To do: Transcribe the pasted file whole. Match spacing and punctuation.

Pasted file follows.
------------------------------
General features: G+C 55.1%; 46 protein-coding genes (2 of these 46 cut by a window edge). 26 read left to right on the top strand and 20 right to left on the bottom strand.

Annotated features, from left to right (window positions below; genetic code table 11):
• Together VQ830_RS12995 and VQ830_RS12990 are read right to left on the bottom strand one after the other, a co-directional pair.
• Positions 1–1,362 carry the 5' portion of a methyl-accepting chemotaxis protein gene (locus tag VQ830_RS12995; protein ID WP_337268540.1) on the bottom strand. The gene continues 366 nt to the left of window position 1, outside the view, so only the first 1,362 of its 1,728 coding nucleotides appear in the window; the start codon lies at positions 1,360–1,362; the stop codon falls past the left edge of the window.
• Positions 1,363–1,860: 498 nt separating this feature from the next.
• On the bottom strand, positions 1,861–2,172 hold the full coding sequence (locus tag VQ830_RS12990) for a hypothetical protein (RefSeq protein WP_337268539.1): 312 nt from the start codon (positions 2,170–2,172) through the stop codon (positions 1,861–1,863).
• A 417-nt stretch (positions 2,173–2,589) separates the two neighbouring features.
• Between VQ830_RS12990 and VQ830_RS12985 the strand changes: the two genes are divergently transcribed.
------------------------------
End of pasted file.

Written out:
General features: G+C 55.1%; 46 protein-coding genes (2 of these 46 cut by a window edge). 26 read left to right on the top strand and 20 right to left on the bottom strand.

Annotated features, from left to right (window positions below; genetic code table 11):
• Together VQ830_RS12995 and VQ830_RS12990 are read right to left on the bottom strand one after the other, a co-directional pair.
• Positions 1–1,362 carry the 5' portion of a methyl-accepting chemotaxis protein gene (locus tag VQ830_RS12995; protein ID WP_337268540.1) on the bottom strand. The gene continues 366 nt to the left of window position 1, outside the view, so only the first 1,362 of its 1,728 coding nucleotides appear in the window; the start codon lies at positions 1,360–1,362; the stop codon falls past the left edge of the window.
• Positions 1,363–1,860: 498 nt separating this feature from the next.
• On the bottom strand, positions 1,861–2,172 hold the full coding sequence (locus tag VQ830_RS12990) for a hypothetical protein (RefSeq protein WP_337268539.1): 312 nt from the start codon (positions 2,170–2,172) through the stop codon (positions 1,861–1,863).
• A 417-nt stretch (positions 2,173–2,589) separates the two neighbouring features.
• Between VQ830_RS12990 and VQ830_RS12985 the strand changes: the two genes are divergently transcribed.